On August 17, 2011, the Australian Senate referred the following matter of the Australia-Malaysia Transfer and Resettlement Arrangement to the Legal and Constitutional Affairs Committees for inquiry and report.
Human Rights Watch submits this assessment of the Australia-Malaysia Transfer and Resettlement Arrangement (hereafter, the Arrangement) with particular reference to the consistency of the agreement to transfer asylum seekers to Malaysia with Australia’s obligations under international refugee law and with respect to the implications of the Arrangement for unaccompanied children, in particular, whether there are any guarantees with respect to their treatment.
The essential consideration in refugee/asylum seeker responsibility-sharing arrangements between states should be the harmonization of refugee status qualification standards, asylum procedures, and reception conditions by all parties to such arrangements. We believe the Arrangement fails to meet minimal standards for such a burden-sharing agreement.
With due regard to some improvements that Malaysia has made in the treatment of asylum seekers in recent years, including a reduction of forced repatriation at the Malaysia-Thai border, the gap in asylum standards and procedures and reception conditions between Australia and Malaysia remains enormous: Malaysia has not ratified the 1951 Convention relating to the Status of Refugees and its 1967 Protocol (the Refugee Convention) and has no refugee law or procedure. On this basis alone, this Arrangement should have been rejected outright.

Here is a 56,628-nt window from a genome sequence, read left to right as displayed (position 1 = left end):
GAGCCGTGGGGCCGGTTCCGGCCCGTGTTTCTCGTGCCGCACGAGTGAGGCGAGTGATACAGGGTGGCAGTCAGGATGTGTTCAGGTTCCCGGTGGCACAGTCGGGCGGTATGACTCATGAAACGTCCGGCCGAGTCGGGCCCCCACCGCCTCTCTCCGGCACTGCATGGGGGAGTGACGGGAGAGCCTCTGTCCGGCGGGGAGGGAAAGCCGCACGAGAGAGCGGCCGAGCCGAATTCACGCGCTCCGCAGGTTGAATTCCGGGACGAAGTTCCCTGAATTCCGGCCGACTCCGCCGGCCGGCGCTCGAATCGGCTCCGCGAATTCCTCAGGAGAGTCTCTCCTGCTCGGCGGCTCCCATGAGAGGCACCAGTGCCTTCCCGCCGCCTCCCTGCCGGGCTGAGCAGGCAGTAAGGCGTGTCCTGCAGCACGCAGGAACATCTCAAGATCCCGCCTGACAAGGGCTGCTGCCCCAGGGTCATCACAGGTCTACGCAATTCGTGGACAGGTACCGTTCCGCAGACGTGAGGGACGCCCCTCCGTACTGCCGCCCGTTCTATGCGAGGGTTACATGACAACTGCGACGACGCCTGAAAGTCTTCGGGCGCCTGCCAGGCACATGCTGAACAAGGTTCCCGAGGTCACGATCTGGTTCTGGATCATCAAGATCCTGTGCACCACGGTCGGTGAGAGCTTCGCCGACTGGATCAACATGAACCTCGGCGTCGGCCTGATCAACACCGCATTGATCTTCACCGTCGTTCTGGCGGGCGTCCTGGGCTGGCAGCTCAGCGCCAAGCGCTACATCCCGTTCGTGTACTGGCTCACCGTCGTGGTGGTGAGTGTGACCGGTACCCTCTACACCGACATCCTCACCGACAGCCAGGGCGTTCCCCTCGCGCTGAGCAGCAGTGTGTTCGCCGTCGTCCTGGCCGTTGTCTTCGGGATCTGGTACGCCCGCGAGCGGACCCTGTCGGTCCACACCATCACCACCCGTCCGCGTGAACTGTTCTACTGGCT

The Arrangement makes two references at the outset that demonstrate this fundamental failing. First, the preamble states that the arrangement recognizes “the sovereignty of states in determining their own immigration policy and laws relating to immigrants.” It is noteworthy that the reference is to “immigrants,” even though this Arrangement is specifically about asylum seekers and refugees. While it is certainly true that immigration policy is highly deferential to state sovereignty, the treatment of refugees and asylum seekers is a noteworthy human rights exception to the sovereign right to determine who has the right to stay or not be returned. This is not only recognized by the states that have bound themselves to the principle of nonrefoulement by becoming parties to the Refugee Convention, but by the broader community of nations, which recognizes nonrefoulement as a principle of customary international law. The statement of principle should have recognized state responsibility for the protection of refugees as well as state sovereignty in immigration policy.
Second, the Arrangement accepts Malaysia’s unwillingness to abide by international refugee law, which ought to have been the foundation of such an agreement. This is evident in clause 1.3, which states: “This Arrangement is subject to the respective Participant’s relevant international law obligations in accordance with the applicable international law instruments or treaties to which the Participant is a Party.” Malaysia’s failure to ratify the Refugee Convention and to accept the obligations that Australia and 146 other states worldwide have taken on show the hollowness of the Arrangement. It is disconcerting when only one of the two parties to an agreement has accepted the obligations established by the most relevant treaty and otherwise failed to apply customary standards.